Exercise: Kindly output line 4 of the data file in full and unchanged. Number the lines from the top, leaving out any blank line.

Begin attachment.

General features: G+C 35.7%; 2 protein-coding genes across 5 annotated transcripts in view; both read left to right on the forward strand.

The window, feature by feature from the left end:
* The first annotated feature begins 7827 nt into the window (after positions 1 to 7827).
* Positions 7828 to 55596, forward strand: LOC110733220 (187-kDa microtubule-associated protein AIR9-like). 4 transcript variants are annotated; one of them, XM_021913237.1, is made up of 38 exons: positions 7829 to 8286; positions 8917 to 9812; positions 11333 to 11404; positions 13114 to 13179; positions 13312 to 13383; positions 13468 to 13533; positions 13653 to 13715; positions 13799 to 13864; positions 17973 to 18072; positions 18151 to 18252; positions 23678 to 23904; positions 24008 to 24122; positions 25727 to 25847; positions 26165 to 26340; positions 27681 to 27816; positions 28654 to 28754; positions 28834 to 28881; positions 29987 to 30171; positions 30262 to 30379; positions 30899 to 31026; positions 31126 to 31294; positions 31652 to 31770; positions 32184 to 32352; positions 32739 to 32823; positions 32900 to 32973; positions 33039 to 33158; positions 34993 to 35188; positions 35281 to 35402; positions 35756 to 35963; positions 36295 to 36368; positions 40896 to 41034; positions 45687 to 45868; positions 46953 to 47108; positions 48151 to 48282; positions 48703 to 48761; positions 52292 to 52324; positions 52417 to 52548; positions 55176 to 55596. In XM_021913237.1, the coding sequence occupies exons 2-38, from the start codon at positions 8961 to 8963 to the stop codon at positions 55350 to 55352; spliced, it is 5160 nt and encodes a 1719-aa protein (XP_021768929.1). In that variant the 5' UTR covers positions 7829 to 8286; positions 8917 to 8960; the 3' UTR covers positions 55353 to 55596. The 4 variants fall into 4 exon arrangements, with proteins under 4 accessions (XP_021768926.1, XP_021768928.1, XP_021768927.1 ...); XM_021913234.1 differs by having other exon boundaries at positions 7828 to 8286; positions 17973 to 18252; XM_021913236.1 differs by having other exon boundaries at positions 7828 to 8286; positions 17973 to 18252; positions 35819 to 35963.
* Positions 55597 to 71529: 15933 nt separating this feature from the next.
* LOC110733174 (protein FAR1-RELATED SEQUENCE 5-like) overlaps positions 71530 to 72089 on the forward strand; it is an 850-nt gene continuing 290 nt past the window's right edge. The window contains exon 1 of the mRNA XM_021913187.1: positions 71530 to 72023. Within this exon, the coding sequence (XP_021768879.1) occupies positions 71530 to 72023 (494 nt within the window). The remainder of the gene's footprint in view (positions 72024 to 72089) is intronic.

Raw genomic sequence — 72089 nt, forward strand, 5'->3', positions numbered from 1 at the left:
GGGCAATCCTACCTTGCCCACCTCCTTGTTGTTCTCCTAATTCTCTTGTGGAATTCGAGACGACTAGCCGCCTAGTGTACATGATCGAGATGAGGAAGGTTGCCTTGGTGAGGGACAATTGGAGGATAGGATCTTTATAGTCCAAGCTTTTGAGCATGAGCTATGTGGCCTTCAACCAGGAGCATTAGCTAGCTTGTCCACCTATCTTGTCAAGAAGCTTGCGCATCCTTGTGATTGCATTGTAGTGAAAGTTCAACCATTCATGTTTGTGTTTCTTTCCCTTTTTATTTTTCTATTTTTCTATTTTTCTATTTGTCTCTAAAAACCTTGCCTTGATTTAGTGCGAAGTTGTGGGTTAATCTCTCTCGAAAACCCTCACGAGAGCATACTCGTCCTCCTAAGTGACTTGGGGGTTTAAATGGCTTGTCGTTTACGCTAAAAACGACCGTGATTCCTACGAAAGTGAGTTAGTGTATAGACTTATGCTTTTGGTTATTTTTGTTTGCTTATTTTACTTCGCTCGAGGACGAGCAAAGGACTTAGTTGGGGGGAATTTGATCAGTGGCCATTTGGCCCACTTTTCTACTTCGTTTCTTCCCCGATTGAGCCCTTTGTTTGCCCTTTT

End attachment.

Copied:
* Positions 7828 to 55596, forward strand: LOC110733220 (187-kDa microtubule-associated protein AIR9-like). 4 transcript variants are annotated; one of them, XM_021913237.1, is made up of 38 exons: positions 7829 to 8286; positions 8917 to 9812; positions 11333 to 11404; positions 13114 to 13179; positions 13312 to 13383; positions 13468 to 13533; positions 13653 to 13715; positions 13799 to 13864; positions 17973 to 18072; positions 18151 to 18252; positions 23678 to 23904; positions 24008 to 24122; positions 25727 to 25847; positions 26165 to 26340; positions 27681 to 27816; positions 28654 to 28754; positions 28834 to 28881; positions 29987 to 30171; positions 30262 to 30379; positions 30899 to 31026; positions 31126 to 31294; positions 31652 to 31770; positions 32184 to 32352; positions 32739 to 32823; positions 32900 to 32973; positions 33039 to 33158; positions 34993 to 35188; positions 35281 to 35402; positions 35756 to 35963; positions 36295 to 36368; positions 40896 to 41034; positions 45687 to 45868; positions 46953 to 47108; positions 48151 to 48282; positions 48703 to 48761; positions 52292 to 52324; positions 52417 to 52548; positions 55176 to 55596. In XM_021913237.1, the coding sequence occupies exons 2-38, from the start codon at positions 8961 to 8963 to the stop codon at positions 55350 to 55352; spliced, it is 5160 nt and encodes a 1719-aa protein (XP_021768929.1). In that variant the 5' UTR covers positions 7829 to 8286; positions 8917 to 8960; the 3' UTR covers positions 55353 to 55596. The 4 variants fall into 4 exon arrangements, with proteins under 4 accessions (XP_021768926.1, XP_021768928.1, XP_021768927.1 ...); XM_021913234.1 differs by having other exon boundaries at positions 7828 to 8286; positions 17973 to 18252; XM_021913236.1 differs by having other exon boundaries at positions 7828 to 8286; positions 17973 to 18252; positions 35819 to 35963.